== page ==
WILLIAMSTOWN - A new affordable housing steering committee, made up of the chairs of several town boards, had its first meeting on Monday, May 20.
The committee's purpose is to improve communication among the various town boards that have been involved in efforts to provide new affordable housing in town, and to facilitate the public's involvement in that process.
Facing each other at the boardroom table (a change from the usual protocol, where the board faces the audience), the members reflected on the past six months following the town's application for a FEMA Hazard Mitigation Grant, further defined the role of the new committee, and established a long-needed set of goals.
The town's decision at two Special Town Meetings on April 24 and at the Annual Town Meeting last Tuesday to table all of the articles related to the Lowry property on Stratton Road has given the community and town boards more time to investigate the various sites and alternatives for new affordable housing. The next Town Meeting will likely be held next fall.
David Rempell, chairman of the Board of Selectmen, had requested that Vice Chair Jane Allen appoint the members of the new board, which is tentatively named the Long-Term Coordinating Committee.
On May 13, the selectmen approved the committee's formation, as well as the formation of the Spruces Land Use Committee, which will investigate future uses of the Spruces Mobile Home Park, and the Public Safety Building Study Committee, which will investigate new locations for the town's police station.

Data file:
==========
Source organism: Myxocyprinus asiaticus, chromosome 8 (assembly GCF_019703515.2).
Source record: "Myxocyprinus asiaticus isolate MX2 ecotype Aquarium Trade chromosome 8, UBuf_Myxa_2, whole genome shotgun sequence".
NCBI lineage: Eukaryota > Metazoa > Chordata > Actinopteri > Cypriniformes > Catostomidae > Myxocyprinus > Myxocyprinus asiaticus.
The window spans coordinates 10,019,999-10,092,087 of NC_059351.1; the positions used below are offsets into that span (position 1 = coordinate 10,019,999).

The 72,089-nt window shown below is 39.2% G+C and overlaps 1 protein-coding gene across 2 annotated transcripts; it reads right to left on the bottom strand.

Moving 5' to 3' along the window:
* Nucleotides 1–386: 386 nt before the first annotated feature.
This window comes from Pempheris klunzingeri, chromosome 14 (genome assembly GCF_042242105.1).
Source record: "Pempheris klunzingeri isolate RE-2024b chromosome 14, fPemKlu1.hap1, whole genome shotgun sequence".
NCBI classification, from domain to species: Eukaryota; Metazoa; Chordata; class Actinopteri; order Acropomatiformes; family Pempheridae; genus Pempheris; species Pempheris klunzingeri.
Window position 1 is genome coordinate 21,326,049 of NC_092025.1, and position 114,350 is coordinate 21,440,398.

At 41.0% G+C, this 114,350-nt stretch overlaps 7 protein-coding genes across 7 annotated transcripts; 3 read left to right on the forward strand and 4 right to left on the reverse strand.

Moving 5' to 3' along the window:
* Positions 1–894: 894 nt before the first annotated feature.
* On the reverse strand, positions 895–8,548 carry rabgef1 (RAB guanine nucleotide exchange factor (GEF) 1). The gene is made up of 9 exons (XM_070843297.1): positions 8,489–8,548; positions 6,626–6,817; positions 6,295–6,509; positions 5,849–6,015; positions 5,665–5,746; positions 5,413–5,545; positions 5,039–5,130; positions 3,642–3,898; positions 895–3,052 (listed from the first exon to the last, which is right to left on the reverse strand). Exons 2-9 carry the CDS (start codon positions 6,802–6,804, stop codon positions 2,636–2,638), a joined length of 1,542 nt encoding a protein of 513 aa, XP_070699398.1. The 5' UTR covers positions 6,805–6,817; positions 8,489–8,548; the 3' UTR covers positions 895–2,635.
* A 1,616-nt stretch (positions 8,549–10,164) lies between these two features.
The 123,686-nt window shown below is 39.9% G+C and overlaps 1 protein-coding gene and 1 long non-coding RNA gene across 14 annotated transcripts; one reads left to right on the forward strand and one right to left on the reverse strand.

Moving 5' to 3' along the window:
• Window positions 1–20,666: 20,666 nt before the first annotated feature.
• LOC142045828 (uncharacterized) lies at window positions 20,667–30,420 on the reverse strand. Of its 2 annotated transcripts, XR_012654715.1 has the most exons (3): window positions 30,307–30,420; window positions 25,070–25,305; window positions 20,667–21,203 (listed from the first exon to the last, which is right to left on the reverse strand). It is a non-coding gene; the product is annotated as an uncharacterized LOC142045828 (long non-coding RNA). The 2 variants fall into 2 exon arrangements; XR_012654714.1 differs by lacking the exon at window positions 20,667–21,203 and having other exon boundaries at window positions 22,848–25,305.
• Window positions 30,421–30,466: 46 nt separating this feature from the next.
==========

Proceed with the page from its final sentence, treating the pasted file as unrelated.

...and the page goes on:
The members of the steering committee are Beth Phelps (Agricultural Commission), Catharine Yamamoto (Affordable Housing Committee), Henry Art (Conservation Commission), Pam Berger (Council on Aging), Mark Reinhardt (Housing Authority) and Ann McCallum (Planning Board), with Allen serving as chair. All of the members will continue serving after their boards' memberships turn over in July.
"Right away we can look around this table and we can put people in a camp," said McCallum shortly after the meeting began. "And from my camp side, it looks like the assumption from the very first minute was to build on the Lowry property."
Following the town's application for the FEMA grant last November, the 30-acre Lowry property, with its dual values as conservation land and as a potential site for single-unit homes to replace those lost at The Spruces during Tropical Storm Irene in 2011, became the center of ongoing debate in the community.
The grant was approved in March and the Board of Selectmen authorized its acceptance by Town Manager Peter Fohlin on May 13. Under the terms of the grant, there will be a three-year window in which for the town to relocate the remaining Spruces residents and decommission the park. Town committees will need to accelerate their work in order to provide new housing by that deadline.